Quarter Barrel Brewery & Pub, a restaurant and microbrewery operating since October 2010, abruptly closed its doors on Jan. 3. The business also closed its Hamilton location on the same day.
The business was reportedly having financial difficulties. Co-owner Brandon Ney declined to provide details other than to say he was hoping to negotiate a re-opening.
Employees at the two sites were laid off without notice. A note on the door of the Oxford location reads:
“Quarter Barrel Brewery & Pub is closing. To say that we are disappointed is an understatement. So many of you made us part of your lives over the last eight years, and we are grateful for your support and friendship. We will miss being together. Thank you for everything.”
A spokeswoman for Rodbro & Rodbro Investments LLC, who represent Quarter Barrel, declined to comment when contacted by the Observer, citing possible negotiations for a re-opening.
Since the closing, questions have arisen about what will become of the restaurant’s liquor permits.
“Should the liquor permit location become unusable due fire, tornado, flood, et cetera, the permit can be put into safekeeping (or put on hold) until the building is rebuilt or a new location is secured,” said Alan Kyger, economic development director for the city of Oxford.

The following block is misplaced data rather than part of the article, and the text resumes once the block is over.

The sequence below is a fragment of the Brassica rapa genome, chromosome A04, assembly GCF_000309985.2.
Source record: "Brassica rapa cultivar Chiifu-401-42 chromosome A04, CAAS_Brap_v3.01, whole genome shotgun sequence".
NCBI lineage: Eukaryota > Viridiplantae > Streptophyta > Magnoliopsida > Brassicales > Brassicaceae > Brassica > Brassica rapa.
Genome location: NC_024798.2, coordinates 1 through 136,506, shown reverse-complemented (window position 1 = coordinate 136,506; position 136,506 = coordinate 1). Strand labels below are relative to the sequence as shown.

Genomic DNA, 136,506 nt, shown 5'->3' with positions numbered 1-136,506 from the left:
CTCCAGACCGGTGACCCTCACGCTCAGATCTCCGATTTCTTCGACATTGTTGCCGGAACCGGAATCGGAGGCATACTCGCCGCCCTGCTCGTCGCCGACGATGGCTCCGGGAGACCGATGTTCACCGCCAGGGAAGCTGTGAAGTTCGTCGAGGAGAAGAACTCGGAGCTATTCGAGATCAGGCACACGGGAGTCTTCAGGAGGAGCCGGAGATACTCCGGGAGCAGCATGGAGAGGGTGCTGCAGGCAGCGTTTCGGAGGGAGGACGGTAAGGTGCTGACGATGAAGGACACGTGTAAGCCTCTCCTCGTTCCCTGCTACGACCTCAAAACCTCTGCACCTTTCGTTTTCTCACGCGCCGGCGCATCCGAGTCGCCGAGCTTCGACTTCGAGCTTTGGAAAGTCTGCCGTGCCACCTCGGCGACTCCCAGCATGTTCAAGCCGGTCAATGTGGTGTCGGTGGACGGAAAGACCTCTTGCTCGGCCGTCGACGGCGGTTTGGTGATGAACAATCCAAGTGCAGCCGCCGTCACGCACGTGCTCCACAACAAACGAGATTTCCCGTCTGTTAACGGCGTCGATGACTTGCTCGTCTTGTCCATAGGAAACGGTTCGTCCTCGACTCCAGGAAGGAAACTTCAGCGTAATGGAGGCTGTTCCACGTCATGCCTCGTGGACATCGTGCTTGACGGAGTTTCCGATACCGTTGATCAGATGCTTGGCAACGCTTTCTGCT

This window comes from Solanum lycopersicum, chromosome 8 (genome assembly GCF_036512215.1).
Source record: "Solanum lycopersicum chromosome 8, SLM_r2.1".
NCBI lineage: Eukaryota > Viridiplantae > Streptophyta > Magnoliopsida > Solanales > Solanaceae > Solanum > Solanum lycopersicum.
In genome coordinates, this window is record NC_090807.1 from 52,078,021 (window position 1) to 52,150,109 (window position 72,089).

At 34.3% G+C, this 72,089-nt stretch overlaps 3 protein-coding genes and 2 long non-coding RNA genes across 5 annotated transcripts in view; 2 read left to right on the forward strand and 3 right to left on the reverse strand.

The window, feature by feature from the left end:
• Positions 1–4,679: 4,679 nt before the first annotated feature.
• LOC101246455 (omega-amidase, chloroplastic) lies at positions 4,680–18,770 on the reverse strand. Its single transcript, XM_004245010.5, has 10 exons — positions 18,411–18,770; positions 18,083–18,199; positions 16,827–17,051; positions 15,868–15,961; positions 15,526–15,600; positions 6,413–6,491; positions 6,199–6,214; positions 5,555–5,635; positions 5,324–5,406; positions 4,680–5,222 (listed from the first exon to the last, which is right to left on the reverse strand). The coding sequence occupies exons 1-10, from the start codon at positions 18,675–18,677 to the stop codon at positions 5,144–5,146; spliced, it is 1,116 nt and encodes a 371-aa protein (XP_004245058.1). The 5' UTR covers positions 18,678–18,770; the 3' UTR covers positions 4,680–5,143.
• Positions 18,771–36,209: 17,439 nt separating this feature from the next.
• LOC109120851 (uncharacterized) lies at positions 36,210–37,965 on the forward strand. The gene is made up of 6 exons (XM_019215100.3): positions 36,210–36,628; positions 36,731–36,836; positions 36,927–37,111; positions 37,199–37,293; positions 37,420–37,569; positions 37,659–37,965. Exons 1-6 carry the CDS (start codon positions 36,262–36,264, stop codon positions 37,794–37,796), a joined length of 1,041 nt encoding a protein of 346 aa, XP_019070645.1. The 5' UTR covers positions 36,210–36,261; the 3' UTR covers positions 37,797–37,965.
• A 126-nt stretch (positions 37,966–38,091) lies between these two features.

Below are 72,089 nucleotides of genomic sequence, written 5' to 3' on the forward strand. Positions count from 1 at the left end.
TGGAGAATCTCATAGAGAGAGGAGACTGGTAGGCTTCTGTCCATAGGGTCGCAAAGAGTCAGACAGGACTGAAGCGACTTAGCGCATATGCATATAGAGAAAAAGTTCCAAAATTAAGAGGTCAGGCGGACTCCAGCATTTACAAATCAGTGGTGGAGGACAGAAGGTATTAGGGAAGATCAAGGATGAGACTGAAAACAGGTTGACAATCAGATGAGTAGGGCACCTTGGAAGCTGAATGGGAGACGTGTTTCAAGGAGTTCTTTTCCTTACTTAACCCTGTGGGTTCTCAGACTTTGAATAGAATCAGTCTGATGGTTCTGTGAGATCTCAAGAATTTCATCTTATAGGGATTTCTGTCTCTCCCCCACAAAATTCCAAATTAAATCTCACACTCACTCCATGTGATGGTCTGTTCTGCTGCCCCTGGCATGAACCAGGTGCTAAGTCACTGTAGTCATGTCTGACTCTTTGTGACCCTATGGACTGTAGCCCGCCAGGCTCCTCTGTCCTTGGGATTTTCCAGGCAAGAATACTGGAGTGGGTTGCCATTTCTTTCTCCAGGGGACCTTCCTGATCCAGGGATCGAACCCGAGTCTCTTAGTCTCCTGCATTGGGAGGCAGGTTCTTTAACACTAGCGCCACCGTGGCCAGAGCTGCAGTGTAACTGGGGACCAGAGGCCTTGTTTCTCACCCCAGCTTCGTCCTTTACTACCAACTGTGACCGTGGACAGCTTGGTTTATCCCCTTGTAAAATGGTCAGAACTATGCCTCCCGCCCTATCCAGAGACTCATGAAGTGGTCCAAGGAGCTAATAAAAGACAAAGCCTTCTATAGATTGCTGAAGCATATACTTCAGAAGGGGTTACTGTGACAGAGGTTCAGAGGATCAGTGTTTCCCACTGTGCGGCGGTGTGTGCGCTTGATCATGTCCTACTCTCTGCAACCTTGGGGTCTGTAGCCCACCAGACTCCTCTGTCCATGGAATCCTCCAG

He used Chunxi Kitchen, destroyed by fire last month, and 45 East, which closed three years ago, as examples of businesses that have their liquor permits in safekeeping.
The state of Ohio allows one on-premise permit for every 2,000 residents. Oxford has almost 23,000 residents which would allow the city to have 12 on-premise permits for each qualifying class (D1-D5 and D3a).
The permits authorize sale and consumption of alcoholic beverages on the premises of the business.
But Quarter Barrel operated with an A1c license because it actually brewed and sold its own beer. It also held an A1a permit, allowing it to sell other beers, wines and liquors.
“The city of Oxford was out of on-premise permits in 2010 when Quarter Barrel was being built,” Kyger said. But Ney was able to receive the A1a and A1c permits because they were not based on population, Kyger said.
In terms of the liquor license being sold, Kyger said that it can’t be sold or transferred to another establishment that is not a microbrewery.